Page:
Recently I was part of a discussion about what kinds of food should be offered at a conference. It’s tricky to balance needs like “I care deeply about animals and don’t want to see their corpses served at dinner” and “I have medical needs that don’t allow me to be vegetarian,” and I still don’t really know what the community should do.
The argument was made: “Vegans and vegetarians have to take special care to find or bring food they can eat when they go places. Other people can do that too.”
But a medically-required diet is not the same as a chosen diet (e.g. kosher, vegetarian). After watching friends and family members go through medical problems, I see this pretty differently than I did a few years ago. Some things that may go along with medically-required diet:
- The medical problem itself, with accompanying pain, fatigue, and other disruptions.
- The part-time or full-time job that is handling a serious health condition: doctor’s appointments, hospital stays, haranguing your insurance company, keeping prescriptions filled, taking a bewildering array of medications at the right time each day, injecting yourself with medications.
- Change in body image due to surgical scars, wearing a medication pump, etc.
- Loss of ability to do things you enjoy (like swimming at the beach, because your medication makes you burn so easily, or dancing, because of fatigue and pain).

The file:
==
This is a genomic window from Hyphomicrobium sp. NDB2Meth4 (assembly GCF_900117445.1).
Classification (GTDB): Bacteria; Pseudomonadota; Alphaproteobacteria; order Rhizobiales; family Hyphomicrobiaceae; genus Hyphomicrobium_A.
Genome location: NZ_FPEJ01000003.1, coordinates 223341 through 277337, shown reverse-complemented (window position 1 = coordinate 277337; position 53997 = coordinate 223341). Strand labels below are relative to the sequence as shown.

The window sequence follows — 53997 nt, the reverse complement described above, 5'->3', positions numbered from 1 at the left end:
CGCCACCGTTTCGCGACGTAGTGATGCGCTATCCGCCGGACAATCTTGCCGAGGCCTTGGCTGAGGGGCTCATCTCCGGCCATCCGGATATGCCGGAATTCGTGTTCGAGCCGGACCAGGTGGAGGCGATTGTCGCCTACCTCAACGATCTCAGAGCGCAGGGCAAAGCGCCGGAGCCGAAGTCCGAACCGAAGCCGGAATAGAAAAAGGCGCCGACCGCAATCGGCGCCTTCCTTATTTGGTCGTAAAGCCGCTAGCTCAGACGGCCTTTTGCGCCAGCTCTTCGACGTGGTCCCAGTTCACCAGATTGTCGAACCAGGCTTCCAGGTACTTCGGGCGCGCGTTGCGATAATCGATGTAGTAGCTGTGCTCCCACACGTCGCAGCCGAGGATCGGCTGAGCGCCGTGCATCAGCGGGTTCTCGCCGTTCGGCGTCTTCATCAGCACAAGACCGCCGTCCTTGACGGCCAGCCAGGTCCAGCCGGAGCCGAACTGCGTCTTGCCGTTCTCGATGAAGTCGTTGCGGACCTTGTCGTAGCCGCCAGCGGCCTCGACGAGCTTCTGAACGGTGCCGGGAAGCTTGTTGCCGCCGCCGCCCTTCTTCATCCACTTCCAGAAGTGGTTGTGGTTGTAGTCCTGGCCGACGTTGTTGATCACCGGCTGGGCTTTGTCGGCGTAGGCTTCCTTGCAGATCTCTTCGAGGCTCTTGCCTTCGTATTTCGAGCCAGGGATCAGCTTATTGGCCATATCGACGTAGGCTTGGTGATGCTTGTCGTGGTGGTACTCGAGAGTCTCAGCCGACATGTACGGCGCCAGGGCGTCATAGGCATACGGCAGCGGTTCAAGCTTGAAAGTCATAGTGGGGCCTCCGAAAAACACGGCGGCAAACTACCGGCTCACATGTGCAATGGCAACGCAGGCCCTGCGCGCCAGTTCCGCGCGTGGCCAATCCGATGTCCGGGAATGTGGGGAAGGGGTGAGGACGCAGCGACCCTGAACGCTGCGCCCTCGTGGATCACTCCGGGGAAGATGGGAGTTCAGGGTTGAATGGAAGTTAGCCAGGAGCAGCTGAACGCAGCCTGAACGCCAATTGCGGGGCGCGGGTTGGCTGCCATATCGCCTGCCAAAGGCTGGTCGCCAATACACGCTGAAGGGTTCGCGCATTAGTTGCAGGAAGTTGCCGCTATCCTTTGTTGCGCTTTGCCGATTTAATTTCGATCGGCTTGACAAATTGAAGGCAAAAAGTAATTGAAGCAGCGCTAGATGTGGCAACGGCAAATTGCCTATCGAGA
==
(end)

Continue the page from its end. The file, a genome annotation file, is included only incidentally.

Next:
- Loss of partners who could not handle your medical situation.
- Loss of ability to conceive, bear, or care for a child.
- Loss of job opportunities because of health needs or taking time off of work to care for your health.
- Knowledge that your lifespan may be cut short by your illness and/or treatments for the illness.
For someone who has chosen a particular diet, not being able to find food you can eat can be painful: it may mean your friends don’t respect your choices or your moral system. But it is different than having dietary restrictions you didn’t choose, and which are associated with a lot of other painful things happening in your life.
I have been a cook who rolled my eyes at dietary requests the kitchen recieved. I regret this now, because having to cook for someone who can’t eat gluten, corn, or any sugars is nowhere near as annoying as being a person who can’t eat gluten, corn, or any sugars. Even when a dietary need is pretty clearly psychological (e.g. able to eat one shape of pasta but not other shapes), arguing with people about this is really never helpful.